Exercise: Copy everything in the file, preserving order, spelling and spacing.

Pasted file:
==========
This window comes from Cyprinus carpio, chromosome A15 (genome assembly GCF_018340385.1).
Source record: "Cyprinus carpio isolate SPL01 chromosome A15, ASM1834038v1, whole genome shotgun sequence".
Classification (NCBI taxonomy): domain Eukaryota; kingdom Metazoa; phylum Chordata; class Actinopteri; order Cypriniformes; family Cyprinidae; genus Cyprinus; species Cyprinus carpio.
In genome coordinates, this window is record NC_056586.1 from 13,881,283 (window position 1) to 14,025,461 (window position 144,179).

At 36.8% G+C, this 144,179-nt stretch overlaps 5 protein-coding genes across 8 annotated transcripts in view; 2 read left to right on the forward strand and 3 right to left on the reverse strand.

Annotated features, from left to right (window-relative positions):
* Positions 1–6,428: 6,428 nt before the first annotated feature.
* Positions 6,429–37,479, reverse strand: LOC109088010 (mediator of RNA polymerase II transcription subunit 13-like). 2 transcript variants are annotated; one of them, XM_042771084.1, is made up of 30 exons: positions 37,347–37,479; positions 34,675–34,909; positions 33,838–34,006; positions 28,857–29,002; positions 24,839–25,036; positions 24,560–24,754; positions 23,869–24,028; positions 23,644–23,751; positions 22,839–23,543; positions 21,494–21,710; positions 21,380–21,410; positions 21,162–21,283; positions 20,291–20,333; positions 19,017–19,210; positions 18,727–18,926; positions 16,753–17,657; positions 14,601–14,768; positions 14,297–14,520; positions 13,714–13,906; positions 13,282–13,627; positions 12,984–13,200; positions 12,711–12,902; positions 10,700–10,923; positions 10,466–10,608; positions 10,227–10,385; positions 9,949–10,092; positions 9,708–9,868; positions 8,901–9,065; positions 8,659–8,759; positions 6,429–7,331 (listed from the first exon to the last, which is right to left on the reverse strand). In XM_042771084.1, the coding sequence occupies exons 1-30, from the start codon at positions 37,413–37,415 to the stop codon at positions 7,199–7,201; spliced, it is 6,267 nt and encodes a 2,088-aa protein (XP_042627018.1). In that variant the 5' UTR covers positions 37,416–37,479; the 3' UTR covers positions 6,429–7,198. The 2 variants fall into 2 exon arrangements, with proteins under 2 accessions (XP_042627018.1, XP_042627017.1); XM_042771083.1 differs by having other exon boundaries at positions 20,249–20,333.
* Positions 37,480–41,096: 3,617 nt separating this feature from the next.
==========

This window comes from Cyprinus carpio, chromosome A15 (genome assembly GCF_018340385.1).
Source record: "Cyprinus carpio isolate SPL01 chromosome A15, ASM1834038v1, whole genome shotgun sequence".
Classification (NCBI taxonomy): domain Eukaryota; kingdom Metazoa; phylum Chordata; class Actinopteri; order Cypriniformes; family Cyprinidae; genus Cyprinus; species Cyprinus carpio.
In genome coordinates, this window is record NC_056586.1 from 13,881,283 (window position 1) to 14,025,461 (window position 144,179).

At 36.8% G+C, this 144,179-nt stretch overlaps 5 protein-coding genes across 8 annotated transcripts in view; 2 read left to right on the forward strand and 3 right to left on the reverse strand.

Annotated features, from left to right (window-relative positions):
* Positions 1–6,428: 6,428 nt before the first annotated feature.
* Positions 6,429–37,479, reverse strand: LOC109088010 (mediator of RNA polymerase II transcription subunit 13-like). 2 transcript variants are annotated; one of them, XM_042771084.1, is made up of 30 exons: positions 37,347–37,479; positions 34,675–34,909; positions 33,838–34,006; positions 28,857–29,002; positions 24,839–25,036; positions 24,560–24,754; positions 23,869–24,028; positions 23,644–23,751; positions 22,839–23,543; positions 21,494–21,710; positions 21,380–21,410; positions 21,162–21,283; positions 20,291–20,333; positions 19,017–19,210; positions 18,727–18,926; positions 16,753–17,657; positions 14,601–14,768; positions 14,297–14,520; positions 13,714–13,906; positions 13,282–13,627; positions 12,984–13,200; positions 12,711–12,902; positions 10,700–10,923; positions 10,466–10,608; positions 10,227–10,385; positions 9,949–10,092; positions 9,708–9,868; positions 8,901–9,065; positions 8,659–8,759; positions 6,429–7,331 (listed from the first exon to the last, which is right to left on the reverse strand). In XM_042771084.1, the coding sequence occupies exons 1-30, from the start codon at positions 37,413–37,415 to the stop codon at positions 7,199–7,201; spliced, it is 6,267 nt and encodes a 2,088-aa protein (XP_042627018.1). In that variant the 5' UTR covers positions 37,416–37,479; the 3' UTR covers positions 6,429–7,198. The 2 variants fall into 2 exon arrangements, with proteins under 2 accessions (XP_042627018.1, XP_042627017.1); XM_042771083.1 differs by having other exon boundaries at positions 20,249–20,333.
* Positions 37,480–41,096: 3,617 nt separating this feature from the next.